The entire Biblical witness testifies to this truth. Cain killed his brother Able in the very first chapters of our Bible. And what does God do? Cain is exiled from the community because of his actions, but God promises to go with him to protect him.
Moses killed an Egyptian, breaking one of the big Ten Commandments. But here’s the thing: God chose that murderer to reveal those commandments to the world and to lead the Israelites out of bondage into the Promised Land.
David not only committed adultery, but killed the husband of his mistress. Yet, God chose him to be the King of Israel.
When it comes to forgiveness, when it comes to grace, when it comes to love, when it comes to giving people fresh starts and clean slates, God lavishes. God overdoes it. The riches of God’s grace are excessive, extravagant and abundant.
And those of us who have listened to Jesus should not at all be surprised.
The story of his very first miracle says it all. When the wine gave out at a wedding party, what does Jesus do? He turns water into more wine! Not just some water into a little bit of wine. He makes, according to John’s estimate, about 180 gallons of the best-tasting wine they ever had. As a preacher, I know I am probably not supposed to know about such things, but that seems like an extravagant amount of wine to me! Sounds like he just might have overdone it a bit!
Then, we’re reminded of all those stories that Jesus told. A farmer sows way too much seed. Most of it was “wasted,” falling on the wrong type of soil. But I suppose when sowing good seed in bad soil, you have to overdo it. You have to lavish the dirt with seed. And the seed that did manage to take root produced a harvest that is described as abundant!
The father of the prodigal son didn’t just welcome his returning son. That in itself is extravagant. But the father lavished the son. The father said to his servants, “Quickly bring out a robe—the best one—and put it on my son; put a ring on his finger and sandals on his feet. And get the fatted calf and kill it, and let us eat and celebrate!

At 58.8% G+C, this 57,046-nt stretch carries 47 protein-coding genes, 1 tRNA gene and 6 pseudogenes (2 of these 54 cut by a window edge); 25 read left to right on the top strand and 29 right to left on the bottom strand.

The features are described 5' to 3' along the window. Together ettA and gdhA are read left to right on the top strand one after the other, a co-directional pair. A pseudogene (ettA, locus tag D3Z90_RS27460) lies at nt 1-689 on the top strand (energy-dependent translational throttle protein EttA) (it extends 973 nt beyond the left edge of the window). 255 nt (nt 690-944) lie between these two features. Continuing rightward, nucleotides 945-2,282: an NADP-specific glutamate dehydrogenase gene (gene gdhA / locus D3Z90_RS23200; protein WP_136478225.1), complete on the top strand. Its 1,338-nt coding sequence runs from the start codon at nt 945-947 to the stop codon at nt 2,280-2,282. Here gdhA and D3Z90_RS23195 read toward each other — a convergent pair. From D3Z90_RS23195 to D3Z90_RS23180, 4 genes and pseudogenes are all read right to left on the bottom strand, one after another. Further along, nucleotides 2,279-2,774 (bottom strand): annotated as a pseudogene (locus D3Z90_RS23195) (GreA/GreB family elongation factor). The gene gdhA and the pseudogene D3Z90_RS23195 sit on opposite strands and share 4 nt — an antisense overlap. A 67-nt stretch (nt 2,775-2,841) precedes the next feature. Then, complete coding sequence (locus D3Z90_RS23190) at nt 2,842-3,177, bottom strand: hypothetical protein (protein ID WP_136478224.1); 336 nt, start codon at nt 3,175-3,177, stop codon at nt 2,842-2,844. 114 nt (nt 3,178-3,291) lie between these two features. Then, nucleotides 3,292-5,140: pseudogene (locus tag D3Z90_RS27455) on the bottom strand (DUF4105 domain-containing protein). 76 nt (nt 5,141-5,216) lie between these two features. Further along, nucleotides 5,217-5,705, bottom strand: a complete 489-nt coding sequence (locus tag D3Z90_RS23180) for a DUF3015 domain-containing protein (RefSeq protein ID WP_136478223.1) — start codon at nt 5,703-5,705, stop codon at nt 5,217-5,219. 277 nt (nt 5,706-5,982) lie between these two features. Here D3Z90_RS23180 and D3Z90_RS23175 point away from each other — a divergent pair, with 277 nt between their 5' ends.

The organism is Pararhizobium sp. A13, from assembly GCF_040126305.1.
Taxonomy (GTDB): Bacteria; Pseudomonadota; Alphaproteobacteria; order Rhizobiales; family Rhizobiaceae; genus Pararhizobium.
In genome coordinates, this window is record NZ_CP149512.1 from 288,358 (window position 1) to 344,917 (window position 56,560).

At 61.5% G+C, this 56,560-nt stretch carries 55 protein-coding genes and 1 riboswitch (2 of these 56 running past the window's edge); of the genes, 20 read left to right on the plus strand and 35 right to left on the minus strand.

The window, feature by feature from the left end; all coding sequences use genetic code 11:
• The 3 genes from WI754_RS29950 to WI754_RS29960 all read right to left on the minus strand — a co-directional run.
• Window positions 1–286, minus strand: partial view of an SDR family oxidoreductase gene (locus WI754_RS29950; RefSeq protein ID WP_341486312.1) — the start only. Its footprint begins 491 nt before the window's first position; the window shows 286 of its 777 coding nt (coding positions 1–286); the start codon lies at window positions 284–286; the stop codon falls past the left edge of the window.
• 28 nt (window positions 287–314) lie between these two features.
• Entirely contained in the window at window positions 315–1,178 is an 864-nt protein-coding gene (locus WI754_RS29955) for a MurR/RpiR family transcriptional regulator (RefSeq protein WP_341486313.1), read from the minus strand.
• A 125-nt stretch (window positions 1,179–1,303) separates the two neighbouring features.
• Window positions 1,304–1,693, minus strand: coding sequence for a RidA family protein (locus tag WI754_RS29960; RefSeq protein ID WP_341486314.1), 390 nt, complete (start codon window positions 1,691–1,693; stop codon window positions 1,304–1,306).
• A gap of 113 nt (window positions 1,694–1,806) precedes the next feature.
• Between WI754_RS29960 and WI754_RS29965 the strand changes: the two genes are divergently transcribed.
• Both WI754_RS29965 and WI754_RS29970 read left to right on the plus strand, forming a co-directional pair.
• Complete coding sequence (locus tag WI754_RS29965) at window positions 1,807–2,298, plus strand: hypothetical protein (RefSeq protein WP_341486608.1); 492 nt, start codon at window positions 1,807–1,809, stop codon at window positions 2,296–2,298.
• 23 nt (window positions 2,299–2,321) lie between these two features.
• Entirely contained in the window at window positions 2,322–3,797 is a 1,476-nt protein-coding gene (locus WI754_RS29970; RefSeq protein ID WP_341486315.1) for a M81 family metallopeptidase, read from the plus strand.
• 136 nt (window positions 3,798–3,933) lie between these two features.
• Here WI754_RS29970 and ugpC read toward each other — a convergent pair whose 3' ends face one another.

It wasn’t that the Good Samaritan stopped and helped the wounded man in the ditch. It was the way he stopped and helped. It was the way he lavished the man pouring expensive oil on his wounds. Then he put the wounded man in his car. He took the man to the hospital and told the doctors, “Forget about filing insurance! Here’s all my credit cards, my checkbook, everything. I’ll be back in a week, and if that’s not enough money to treat the man’s wounds, I’ll give you even more!”
Come on now! Isn’t that overdoing it?
There’s something built right into the nature of God, it would seem, that tends toward extravagance and abundance and excessiveness.
As people who have been called to inherit this nature, as the Body of Christ in this world, how do we live? I know how we live in December. But how do we live January through November? Are we protective with our love? Are we miserly with our forgiveness? Do we scrimp on grace? Are we tight-fisted with the good news? Do our good, old-fashioned conservative values sometimes cause us to put Christmas back in the attic and turn off the lights too quickly?
I have to ask that questions because, unfortunately, this is a real problem with many churches these days. If somebody wants to be judged or belittled; feel unforgiven, unaccepted, unloved and unworthy; if someone wants someone to look down on their noses at them, one of the best places they can go is to church. And that, I believe, is one of the main reasons, some churches will be forced to close their doors for good in the next few years.